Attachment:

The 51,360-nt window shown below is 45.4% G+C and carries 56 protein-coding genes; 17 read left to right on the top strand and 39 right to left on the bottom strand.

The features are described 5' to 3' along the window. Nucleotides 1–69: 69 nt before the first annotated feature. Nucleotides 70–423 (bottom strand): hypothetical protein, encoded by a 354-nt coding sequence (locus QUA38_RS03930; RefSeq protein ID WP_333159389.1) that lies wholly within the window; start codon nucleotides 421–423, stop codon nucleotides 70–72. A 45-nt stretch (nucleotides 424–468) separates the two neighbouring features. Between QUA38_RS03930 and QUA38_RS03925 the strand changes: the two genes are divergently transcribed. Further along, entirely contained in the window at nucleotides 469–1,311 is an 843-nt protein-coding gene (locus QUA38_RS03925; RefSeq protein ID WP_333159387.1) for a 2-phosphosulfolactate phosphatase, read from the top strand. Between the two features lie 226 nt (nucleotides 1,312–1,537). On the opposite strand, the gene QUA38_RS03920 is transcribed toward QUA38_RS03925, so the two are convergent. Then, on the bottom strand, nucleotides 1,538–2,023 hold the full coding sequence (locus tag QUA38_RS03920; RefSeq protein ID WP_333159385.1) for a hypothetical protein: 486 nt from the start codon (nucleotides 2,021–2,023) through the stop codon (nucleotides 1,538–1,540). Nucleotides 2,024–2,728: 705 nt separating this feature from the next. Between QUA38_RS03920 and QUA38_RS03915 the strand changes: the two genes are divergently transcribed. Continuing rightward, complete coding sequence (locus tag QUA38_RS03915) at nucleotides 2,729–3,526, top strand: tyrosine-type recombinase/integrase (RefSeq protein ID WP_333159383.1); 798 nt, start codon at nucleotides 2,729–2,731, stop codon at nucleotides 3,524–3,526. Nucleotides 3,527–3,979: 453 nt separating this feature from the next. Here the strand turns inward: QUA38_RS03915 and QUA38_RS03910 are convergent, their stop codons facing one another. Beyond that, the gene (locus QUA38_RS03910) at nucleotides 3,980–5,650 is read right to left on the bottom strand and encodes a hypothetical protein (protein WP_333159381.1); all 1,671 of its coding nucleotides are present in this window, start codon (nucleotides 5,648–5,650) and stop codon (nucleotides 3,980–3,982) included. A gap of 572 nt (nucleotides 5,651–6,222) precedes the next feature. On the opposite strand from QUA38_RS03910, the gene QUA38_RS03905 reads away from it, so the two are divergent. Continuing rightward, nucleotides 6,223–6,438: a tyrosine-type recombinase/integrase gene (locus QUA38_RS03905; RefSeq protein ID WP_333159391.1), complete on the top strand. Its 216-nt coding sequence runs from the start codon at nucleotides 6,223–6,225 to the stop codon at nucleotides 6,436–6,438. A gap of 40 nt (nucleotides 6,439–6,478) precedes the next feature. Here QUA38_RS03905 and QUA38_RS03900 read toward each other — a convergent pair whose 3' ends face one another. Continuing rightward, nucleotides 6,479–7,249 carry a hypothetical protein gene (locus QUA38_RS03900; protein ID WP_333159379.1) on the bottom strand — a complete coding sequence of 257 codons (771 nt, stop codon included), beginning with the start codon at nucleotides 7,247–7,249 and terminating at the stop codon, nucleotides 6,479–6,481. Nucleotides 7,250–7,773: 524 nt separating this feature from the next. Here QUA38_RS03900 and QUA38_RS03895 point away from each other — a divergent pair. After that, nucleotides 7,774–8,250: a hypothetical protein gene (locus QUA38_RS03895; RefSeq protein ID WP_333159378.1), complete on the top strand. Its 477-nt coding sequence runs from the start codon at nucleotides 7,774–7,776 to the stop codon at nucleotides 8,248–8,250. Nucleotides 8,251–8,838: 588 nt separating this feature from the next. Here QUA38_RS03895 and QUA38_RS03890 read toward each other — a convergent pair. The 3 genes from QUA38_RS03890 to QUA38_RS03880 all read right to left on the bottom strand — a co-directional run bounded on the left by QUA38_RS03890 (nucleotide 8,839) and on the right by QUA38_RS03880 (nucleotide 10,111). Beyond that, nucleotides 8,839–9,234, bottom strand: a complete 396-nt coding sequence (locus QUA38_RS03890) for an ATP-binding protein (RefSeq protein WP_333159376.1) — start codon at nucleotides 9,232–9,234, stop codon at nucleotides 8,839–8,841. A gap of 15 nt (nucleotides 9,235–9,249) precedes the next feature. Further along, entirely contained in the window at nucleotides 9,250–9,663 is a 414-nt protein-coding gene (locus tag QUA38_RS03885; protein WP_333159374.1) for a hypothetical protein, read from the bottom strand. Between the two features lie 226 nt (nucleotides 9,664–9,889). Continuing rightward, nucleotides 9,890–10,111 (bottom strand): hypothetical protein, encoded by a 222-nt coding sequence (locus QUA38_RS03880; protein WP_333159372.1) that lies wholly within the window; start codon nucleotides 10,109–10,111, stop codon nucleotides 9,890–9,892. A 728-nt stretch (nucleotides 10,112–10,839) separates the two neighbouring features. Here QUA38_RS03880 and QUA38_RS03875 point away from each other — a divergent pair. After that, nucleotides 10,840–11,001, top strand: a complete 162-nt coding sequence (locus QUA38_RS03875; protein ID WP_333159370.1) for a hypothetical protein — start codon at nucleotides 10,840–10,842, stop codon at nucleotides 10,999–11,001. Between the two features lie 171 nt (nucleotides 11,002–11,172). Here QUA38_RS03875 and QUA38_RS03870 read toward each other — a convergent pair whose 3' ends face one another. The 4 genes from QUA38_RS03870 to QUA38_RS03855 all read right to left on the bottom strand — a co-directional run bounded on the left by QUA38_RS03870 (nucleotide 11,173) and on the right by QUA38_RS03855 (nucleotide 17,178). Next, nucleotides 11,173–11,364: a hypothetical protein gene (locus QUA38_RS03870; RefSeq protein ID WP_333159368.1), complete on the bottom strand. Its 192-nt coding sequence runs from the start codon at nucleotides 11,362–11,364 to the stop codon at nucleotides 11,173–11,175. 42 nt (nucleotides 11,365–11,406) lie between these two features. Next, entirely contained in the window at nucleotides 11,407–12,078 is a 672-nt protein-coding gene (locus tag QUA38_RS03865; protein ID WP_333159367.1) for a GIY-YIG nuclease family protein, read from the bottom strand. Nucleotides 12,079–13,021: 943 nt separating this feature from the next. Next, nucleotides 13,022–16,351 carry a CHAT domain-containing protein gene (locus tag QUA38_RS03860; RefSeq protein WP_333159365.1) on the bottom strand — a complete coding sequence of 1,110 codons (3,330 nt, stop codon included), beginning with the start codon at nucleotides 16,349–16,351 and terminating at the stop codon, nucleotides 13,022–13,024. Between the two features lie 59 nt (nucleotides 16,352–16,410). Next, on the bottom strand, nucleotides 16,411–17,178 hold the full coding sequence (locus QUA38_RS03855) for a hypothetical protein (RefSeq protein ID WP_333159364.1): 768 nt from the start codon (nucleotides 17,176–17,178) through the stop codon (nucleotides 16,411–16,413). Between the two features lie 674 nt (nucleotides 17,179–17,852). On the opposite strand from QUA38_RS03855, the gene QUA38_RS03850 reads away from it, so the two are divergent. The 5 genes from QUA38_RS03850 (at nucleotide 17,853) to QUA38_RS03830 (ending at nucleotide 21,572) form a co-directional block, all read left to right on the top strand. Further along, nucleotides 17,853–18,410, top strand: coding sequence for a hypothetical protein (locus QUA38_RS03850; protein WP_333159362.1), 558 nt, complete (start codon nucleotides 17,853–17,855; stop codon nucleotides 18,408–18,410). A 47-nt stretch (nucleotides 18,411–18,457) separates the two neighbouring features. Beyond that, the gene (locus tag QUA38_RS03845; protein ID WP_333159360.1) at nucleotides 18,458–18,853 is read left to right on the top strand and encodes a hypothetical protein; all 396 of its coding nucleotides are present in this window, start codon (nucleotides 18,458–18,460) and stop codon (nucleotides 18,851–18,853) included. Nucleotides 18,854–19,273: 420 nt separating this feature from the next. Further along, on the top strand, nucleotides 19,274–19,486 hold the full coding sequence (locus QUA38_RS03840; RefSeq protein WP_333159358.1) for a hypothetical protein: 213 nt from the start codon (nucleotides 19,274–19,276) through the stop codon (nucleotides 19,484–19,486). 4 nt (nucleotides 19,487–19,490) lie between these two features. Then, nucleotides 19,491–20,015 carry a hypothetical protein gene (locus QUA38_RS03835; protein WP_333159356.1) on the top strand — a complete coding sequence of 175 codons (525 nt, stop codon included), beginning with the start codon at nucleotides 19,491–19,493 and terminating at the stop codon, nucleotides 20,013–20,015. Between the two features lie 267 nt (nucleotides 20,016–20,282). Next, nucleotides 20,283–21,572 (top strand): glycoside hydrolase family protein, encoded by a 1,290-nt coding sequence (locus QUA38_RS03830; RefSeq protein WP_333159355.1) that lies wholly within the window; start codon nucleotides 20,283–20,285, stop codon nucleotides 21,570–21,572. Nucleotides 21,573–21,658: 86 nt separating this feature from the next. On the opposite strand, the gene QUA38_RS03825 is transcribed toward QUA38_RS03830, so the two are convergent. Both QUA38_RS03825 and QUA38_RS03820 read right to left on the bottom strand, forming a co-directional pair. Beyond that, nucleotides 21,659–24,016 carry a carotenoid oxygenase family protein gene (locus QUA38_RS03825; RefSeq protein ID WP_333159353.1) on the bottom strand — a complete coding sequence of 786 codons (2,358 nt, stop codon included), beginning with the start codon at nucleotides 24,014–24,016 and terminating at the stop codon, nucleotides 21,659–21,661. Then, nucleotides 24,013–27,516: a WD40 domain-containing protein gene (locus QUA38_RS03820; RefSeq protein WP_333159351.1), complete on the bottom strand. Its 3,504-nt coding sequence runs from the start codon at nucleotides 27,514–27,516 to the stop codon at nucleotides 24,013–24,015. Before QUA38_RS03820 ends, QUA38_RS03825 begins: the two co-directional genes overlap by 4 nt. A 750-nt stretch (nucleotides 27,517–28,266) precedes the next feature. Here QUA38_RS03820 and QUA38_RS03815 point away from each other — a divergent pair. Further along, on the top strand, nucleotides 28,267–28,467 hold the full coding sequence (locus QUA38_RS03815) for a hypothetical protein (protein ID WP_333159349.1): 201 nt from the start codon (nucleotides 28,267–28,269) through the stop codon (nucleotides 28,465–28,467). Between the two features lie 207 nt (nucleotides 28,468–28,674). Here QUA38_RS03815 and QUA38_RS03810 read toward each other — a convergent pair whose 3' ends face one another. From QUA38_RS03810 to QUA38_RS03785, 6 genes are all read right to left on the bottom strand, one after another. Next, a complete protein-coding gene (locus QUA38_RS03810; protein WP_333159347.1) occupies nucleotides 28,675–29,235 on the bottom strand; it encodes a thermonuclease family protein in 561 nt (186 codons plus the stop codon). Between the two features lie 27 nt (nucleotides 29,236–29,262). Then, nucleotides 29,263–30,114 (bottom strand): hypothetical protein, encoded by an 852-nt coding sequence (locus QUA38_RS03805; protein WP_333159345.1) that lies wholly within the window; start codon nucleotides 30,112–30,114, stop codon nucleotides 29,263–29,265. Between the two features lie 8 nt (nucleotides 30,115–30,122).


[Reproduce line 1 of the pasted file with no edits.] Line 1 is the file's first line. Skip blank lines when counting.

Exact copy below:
The 51,360-nt window shown below is 45.4% G+C and carries 56 protein-coding genes; 17 read left to right on the top strand and 39 right to left on the bottom strand.